The Early Selkirk Settlement
by Margaret E. McBeth
Manitoba Pageant, September 1956
Uncle John who was a President of the Manitoba Historical Society in the early 1890s, loved to tell about the early days at Red River. In those days people had more time to visit and to exchange stories, and practice gave them a rare gift in that art.
Starting with the sad story of the evictions from Scotland to make way for the raising of sheep, there would follow stories of the journey in sailboats from Stromness to Hudson's Bay, the wrong landing, the hard winter and the journey from York Factory to Red River.
Even then the hopes of the settlers were high until they realized that they were unwelcome guests and were to become a centre in the struggle between two fur companies.
Then came the tragedy of Seven Oaks "which caused governments in Britain and in Canada to think, " and brought Lord Selkirk in1817 to spend four months at Red River. In that time he became "Silver Chief" to the Indians, and a loved friend to the Scottish settlers.
The little colony was described by an American writer as an "Island Colony which travellers do not visit and from which civilization seems to be shut out", but within that colony was peace and progress more than the outside world knew.
The land along the Red river was divided into farms with ten chains frontage, extending two miles back and two miles more as "Hay Privilege". This had all the advantages of water supply, food, defence, church, schools, and sociability. Strangers called it "Farming in Lanes."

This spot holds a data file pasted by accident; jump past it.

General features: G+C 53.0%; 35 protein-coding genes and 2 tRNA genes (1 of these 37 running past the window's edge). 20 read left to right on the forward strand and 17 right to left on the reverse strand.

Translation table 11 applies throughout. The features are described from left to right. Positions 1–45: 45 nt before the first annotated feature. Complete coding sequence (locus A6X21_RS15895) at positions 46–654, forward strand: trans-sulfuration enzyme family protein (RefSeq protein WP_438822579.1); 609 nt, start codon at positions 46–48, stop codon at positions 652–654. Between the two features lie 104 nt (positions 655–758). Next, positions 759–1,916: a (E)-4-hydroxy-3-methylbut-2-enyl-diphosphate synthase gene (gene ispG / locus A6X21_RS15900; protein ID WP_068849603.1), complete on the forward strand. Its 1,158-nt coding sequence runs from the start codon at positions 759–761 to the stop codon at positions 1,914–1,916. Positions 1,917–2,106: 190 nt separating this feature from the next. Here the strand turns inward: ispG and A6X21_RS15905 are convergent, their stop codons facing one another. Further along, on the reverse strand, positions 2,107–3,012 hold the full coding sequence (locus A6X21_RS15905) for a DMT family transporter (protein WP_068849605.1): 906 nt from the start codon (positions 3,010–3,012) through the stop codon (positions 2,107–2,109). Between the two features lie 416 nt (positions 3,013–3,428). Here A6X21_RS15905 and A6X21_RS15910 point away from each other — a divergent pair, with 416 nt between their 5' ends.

Many stories could be told about life in the Colony; the simple homes, candle light, bannock and pemmican, the spinning wheel and weaving, the trips to St. Paul in Red river carts, wedding festivities, Christmas and New Year's celebrations.
Amusements were created, not bought, and the debating society, the old Scottish Dances and Red River Jig were popular. Many a young man would take two pair of moccasins to a party. The fiddle could be passed from one to the other until nearly all the men helped with the music.
But the strongest influence in Kildonan at that time was the memory of the old Church of Scotland. Early chaplains of the Hudson's Bay Company worked faithfully among them and modified the Anglican services but the words of the Rev. David Jones were true:
Little stones in Kildonan Cemetery mark the graves of Alexander Ross, famous historian, William Ross who kept the first Post Office, and many great ministers who were pioneers on the prairies.
Page revised: 30 June 2009Back to top of page